Pictured Above: To avoid moving much dirt while reserving the natural beauty of the rolling glaciated Kettle Moraine area, fine fescue was no-tilled into the fairways at Wisconsin’s Erin Hill course, site of the 2017 U.S. Open Golf Championship.
So what does no-till have in common with this week’s 117th U.S. Open Golf Championship being held here in southeastern Wisconsin?
Located 30 miles from the No-Till Farmer offices, the tournament at Erin Hills will welcome 156 of the world’s top golfers vying for a title that has been contested each year since 1895. More than 45,000 golfing enthusiasts coming from around the world are expected each day during the June 12-18 event, which is expected to pour $130 million into the southeastern Wisconsin economy.
Along with the Masters, British Open and PGA Championship, the U.S. Open is among the golf world’s top four major competitions held each year. In its 117-year history, 51 courses across the country have hosted the U.S. Open, and Erin Hills is one of six public access courses to host this championship.
However, Erin Hills may be the first course for this spectacular golf event where no-till has played a key role.
No-Till Saves Terrain
When the Erin Hills course was constructed in 2006, there was a major concern about the best way to seed the fairways while taking full advantage of the unusual land. While the thin layer of topsoil was ideal, the ground beneath it consisted of gravel and rock that had been left behind thousands of years ago by the glaciers.
Wanting to design a layout that truly fit the rolling landscape, the golf course architects feared discing the soil would bring rocks to the surface on a site where they wanted to take full advantage of the glacial dunes, ridges and wetlands without moving much dirt.
The solution was to spray the fairway areas with Roundup to burndown the existing vegetation. Fine fescue grass was then no-tilled into the dead plant matter.
“I’ve been involved with 1,400 golf course projects and built probably 300 courses and that’s the first time I heard of doing that,” golf course construction expert Bill Kubly told the Milwaukee Journal Sentinel. “That’s why all the little bumps and rumps are all there. It truly is natural.”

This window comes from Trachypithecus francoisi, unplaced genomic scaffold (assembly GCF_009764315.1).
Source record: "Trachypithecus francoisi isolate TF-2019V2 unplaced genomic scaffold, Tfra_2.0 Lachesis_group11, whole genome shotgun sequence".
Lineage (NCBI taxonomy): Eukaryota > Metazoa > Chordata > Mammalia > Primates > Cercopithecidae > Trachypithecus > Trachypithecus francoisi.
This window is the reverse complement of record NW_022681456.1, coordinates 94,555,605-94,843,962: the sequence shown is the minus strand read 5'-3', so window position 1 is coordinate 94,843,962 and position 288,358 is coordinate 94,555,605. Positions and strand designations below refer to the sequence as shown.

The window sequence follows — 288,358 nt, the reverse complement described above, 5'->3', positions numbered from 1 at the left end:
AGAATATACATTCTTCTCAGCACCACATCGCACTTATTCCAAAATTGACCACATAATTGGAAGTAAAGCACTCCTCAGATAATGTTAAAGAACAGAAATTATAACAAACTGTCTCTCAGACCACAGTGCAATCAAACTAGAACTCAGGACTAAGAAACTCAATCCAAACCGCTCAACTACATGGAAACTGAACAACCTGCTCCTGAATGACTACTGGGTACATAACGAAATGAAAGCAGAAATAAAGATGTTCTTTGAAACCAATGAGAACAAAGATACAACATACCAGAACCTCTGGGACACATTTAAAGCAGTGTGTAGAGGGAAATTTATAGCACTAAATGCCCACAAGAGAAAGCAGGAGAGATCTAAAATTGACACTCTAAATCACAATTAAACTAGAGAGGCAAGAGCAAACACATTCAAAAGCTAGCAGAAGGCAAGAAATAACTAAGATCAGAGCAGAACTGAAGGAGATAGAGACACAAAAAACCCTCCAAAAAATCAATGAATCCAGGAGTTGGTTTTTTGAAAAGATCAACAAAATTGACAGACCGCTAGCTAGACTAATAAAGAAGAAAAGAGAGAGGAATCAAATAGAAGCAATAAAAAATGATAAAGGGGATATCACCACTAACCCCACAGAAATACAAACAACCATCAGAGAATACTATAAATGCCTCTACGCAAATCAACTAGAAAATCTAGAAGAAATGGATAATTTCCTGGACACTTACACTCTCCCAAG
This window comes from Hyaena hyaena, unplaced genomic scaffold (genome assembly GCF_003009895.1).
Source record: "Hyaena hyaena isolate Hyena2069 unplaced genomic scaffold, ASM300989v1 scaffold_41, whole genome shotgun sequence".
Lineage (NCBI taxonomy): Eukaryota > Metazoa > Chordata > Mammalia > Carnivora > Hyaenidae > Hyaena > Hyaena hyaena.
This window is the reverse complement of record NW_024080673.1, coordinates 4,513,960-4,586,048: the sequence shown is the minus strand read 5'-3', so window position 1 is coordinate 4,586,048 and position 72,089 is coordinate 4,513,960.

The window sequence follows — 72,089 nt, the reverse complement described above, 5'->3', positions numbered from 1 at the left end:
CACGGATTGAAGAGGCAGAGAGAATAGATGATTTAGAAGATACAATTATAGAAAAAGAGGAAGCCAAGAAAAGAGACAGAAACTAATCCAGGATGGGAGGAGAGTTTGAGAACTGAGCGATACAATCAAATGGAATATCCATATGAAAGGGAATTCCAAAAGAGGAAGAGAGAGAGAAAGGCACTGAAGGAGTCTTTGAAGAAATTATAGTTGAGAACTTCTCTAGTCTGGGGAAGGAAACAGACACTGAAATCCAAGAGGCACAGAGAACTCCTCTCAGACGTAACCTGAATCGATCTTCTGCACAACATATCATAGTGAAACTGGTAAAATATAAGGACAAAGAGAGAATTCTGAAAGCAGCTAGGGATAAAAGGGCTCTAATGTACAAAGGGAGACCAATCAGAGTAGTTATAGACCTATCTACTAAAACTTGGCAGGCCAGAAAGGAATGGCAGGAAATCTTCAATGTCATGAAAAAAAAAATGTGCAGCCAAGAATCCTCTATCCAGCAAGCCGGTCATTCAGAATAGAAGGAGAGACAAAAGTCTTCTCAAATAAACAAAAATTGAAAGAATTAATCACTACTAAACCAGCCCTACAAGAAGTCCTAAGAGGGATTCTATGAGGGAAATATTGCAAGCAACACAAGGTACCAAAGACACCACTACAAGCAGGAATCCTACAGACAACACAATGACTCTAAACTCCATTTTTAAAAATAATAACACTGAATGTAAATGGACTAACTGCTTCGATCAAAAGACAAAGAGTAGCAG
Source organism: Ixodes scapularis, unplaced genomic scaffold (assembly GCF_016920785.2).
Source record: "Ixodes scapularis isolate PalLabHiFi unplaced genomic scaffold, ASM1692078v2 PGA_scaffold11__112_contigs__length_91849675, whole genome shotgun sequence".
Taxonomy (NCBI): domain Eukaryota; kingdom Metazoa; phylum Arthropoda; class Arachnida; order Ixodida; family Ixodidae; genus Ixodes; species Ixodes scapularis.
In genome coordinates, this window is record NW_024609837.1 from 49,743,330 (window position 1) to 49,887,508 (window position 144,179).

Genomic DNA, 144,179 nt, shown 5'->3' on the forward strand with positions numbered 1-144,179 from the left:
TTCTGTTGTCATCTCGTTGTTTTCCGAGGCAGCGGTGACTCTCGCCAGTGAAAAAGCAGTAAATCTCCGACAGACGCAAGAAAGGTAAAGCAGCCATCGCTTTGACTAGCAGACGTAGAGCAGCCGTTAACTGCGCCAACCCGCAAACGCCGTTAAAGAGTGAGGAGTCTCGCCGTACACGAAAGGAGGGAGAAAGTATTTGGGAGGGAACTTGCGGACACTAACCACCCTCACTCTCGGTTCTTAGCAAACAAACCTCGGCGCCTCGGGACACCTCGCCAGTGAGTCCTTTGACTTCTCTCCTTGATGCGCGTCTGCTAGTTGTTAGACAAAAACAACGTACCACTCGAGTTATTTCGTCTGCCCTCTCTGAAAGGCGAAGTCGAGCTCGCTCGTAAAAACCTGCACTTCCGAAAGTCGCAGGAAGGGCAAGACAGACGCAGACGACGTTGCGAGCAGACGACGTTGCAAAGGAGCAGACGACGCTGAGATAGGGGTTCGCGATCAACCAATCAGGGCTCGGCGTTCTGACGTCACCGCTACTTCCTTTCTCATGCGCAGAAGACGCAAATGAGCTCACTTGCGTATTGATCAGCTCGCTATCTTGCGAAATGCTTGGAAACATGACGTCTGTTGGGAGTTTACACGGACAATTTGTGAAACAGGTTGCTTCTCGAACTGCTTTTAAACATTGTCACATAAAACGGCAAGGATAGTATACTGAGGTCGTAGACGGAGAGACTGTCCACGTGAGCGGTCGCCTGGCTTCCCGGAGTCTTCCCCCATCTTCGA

All thanks to the no-till seeding technique that was used on this course that was selected as the site of this year’s prestigious U.S. Open.
But Wait, There’s More
In 2013, golf course superintendent Zach Reineking decided it was time to cut the course’s 18-inch tall fescue growing in the “rough” areas alongside the fairways to make the course more playable and to improve its overall appearance. But he knew simply mowing the tall fescue and letting it lie there on the ground would hinder play and wasn’t the answer, as reported by the Milwaukee Journal Sentinel.
After watching a local farmer bale hay, the course’s maintenance crew decided to mow, rake and bale the fescue. The crew expected to end up with 500 or 600 bales weighing around 40 pounds harvested from the areas along the 18 fairways on the 145-acre course.
Instead, they wound up with 3,480 bales, which were moved to a back corner of the property. But if they were to bale the fescue every year, they needed to find a way to get rid of the bales.
While searching in 2014 for an Amish-built furniture store operator to build some items for the course, a crew member hit upon a solution. The Amish family ended up building wooden trash cans and benches for use on the course in exchange for hauling the fescue away to feed the family’s cattle. Each year, the crew decides what new items of furniture can be built for the course in exchange for hauling away the fescue hay.
Expensive Golf Viewing
Before you ask if I’ll be taking a day or two off work this week to attend the U.S. Open golf championship, the answer is no.
Up to 45,000 spectators are expected to attend each day of the tournament, despite the fact that one-week tickets started at $450 per person. And get this: More than 500 volunteers forked over $175 each in exchange for earning the opportunity to work free at the event. (That’s $87,500 of income just from the volunteers!)
The tournament represents big bucks for dozens of sponsors. At past U.S. Opens, corporate hospitality packages ranged from $37,500 for a 10-person table in a hospitality tent to a $500,000 investment for a corporate chalet.
I’ll probably be among the more than 100 million television viewers who will watch part of the tournament’s 40 hours of coverage later this week, especially the final holes on Sunday afternoon. Not only will I be watching the world’s top golf professional walk down the fairways while competing for $12 million in prize money, but I’ll also be checking to see how the no-tilled seeded fescue stands up against nearly 900 rounds of golf being played this week at Erin Hills.